I forgot the food for thought, here it is: “Trader Joe’s Ex-President Launches Grocery Store That Sells Healthy Food at Fast-Food Prices” http://nextshark.com/daily-table/
Thanks for your comments on my post. A few thoughts on some of your points and questions, and some more food for thought 🙂
Caroline/Sam: Yes, based on my reading Trader Joe’s does invest a lot in their employees and tries to keep employee turnover to a minimum. They pay their employees well compared to their competitors which helps them retain talent. I find their customer service to be friendly while not being creepy and often have pleasant and interesting conversations when I’m checking out (which I really can’t say I have at any other grocery store). Sam I don’t know how this impacts what markets they go into.
Jane: Aldi does sell some of TJs products in their stores.
Young/Meghan: I agree I’d love to know how much their R and D spend is. They are a private company, so it’s hard to get at some of this info. They are definitely innovating all the time in terms of what products they offer, and they take the losers off the shelves and replace them with winners. As with other grocery chains, they also have a fair amount of seasonal products that aren’t available year-round. Meghan, I think they view the high-end stuff (at better prices than other stores) as a way draw people in and keep them coming back for a good deal. For example, I think their nuts, cheese and alcohol are very well priced compared to competitors, but agree that these are more high-end products.
Meghan, your post does a great job highlighting the way HSS has managed to achieve excellent results and stay ahead of the competition. As Adam points out, I wonder to what extent their processes can be rolled out to other hospitals. HSS certainly benefits from its narrow scope, which allows them to standardize more procedures since they have a high volume of fewer surgeries and services than a general hospital. Do see applications to other types of medical facilities or departments? Adam points out cancer centers, which is an interesting idea, but I would argue that there is actually more variability across cancers in terms of how they are diagnosed, treated and monitored with some requiring surgery, some requiring complex transfusions, than across orthopedic specialties and surgeries.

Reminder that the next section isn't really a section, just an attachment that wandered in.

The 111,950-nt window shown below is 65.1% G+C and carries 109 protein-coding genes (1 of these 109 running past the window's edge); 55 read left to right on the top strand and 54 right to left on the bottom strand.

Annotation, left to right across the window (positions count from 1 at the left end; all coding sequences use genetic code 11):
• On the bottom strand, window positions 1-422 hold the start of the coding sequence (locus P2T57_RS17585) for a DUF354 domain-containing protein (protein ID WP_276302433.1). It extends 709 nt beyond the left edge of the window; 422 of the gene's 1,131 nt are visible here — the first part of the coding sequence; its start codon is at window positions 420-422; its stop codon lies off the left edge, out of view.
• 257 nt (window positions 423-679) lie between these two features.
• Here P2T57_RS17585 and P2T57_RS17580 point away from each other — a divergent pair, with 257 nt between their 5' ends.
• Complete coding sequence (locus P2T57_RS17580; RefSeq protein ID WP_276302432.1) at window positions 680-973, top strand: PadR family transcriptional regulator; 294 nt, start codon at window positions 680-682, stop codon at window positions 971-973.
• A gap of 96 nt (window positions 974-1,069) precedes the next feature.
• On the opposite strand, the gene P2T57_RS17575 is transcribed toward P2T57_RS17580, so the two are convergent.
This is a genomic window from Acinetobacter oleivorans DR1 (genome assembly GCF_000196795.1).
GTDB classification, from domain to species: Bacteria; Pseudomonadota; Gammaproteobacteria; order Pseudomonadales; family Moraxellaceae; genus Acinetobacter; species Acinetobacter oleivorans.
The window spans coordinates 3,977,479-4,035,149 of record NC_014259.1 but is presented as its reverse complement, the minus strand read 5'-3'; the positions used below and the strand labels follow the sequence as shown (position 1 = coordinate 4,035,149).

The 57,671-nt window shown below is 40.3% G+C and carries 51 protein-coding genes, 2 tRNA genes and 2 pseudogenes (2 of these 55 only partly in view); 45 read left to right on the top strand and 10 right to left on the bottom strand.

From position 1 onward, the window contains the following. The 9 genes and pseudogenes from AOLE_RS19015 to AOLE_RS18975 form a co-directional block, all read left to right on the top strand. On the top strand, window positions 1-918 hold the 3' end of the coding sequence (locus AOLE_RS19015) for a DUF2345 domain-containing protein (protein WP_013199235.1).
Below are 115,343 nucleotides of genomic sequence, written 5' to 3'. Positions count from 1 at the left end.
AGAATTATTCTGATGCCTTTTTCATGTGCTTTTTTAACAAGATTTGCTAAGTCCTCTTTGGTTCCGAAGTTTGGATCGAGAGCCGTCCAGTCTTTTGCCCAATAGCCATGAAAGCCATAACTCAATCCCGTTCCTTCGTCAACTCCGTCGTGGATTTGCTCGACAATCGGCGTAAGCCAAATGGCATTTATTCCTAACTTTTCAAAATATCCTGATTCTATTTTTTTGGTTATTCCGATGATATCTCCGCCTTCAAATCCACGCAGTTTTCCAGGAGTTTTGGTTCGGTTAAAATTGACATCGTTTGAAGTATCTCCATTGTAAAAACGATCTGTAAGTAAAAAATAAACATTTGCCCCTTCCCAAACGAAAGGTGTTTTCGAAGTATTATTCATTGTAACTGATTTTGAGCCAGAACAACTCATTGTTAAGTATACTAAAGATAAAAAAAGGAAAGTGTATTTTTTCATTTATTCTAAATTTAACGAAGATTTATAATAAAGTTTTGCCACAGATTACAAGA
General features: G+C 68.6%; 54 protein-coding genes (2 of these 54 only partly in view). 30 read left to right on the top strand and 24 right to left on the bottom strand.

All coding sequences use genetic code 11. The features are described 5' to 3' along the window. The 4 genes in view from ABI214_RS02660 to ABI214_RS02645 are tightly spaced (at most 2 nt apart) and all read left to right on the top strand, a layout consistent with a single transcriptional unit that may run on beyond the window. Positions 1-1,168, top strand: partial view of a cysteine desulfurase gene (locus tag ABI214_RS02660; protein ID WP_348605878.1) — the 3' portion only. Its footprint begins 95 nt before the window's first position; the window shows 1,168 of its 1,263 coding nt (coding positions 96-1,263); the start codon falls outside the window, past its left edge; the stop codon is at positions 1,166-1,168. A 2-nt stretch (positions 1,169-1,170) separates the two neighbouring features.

I was also really intrigued to see that HSS uses integrated care pathways to distinguish themselves, since this has become a hot topic in surgery departments across the country. While HSS isn’t the only hospital using pathways, I think that they are really ahead of the curve to combine pathways with a patient database so that they have access to a reliable set of patient outcomes. I hope other hospitals follow suit!
Will, great post! Having lived in Spain for a year in high school where the fast trains indeed were fast, I’m perplexed people pay so much more in the US to take the Acela, which hardly saves you 30 minutes on the Boston to New York routes. I used to take Amtrak a lot between Boston and New Haven to visit my husband, and there is one hidden gem about Amtrak which is that their customer service over the phone is (surprisingly) excellent. I often had to change train tickets, and it was always faster to call in than log in online because the customer service agents were so efficient. Not to mention they often gave me great tips for how to get better deals! Alas, that’s clearly not enough to make up for their poor results and slow service. Getting to New York in 1.5 hours instead of 4 on the train (without the security hassle) would be game-changing and if they could achieve these results through additional funding or savings from shutting down some of the less profitable routes. I remember in Spain, getting all the provinces on board for the first high speed trains took a lot of time and so I imagine the same issue applies in the US. Do you think we might be more successful at launching high-speed rail within one state, for example between San Francisco and Los Angeles, rather than across state lines?
Sojung, I really enjoyed reading your post. I had heard and read a little about PillPack but didn’t know much about their back end operations before reading your post. The use of robots makes a lot of sense to me in this industry, so that individuals are freed up from what is essentially bean-counting and can use their knowledge base for more complex questions. One potential issue I wonder about is what happens when individuals prescriptions change before they are done with a PillPack? I imagine that this could cause a lot of confusion for patients in terms of what to do with the medication they should no longer be taking and that there could be a substantial risk of patients taking the wrong dose.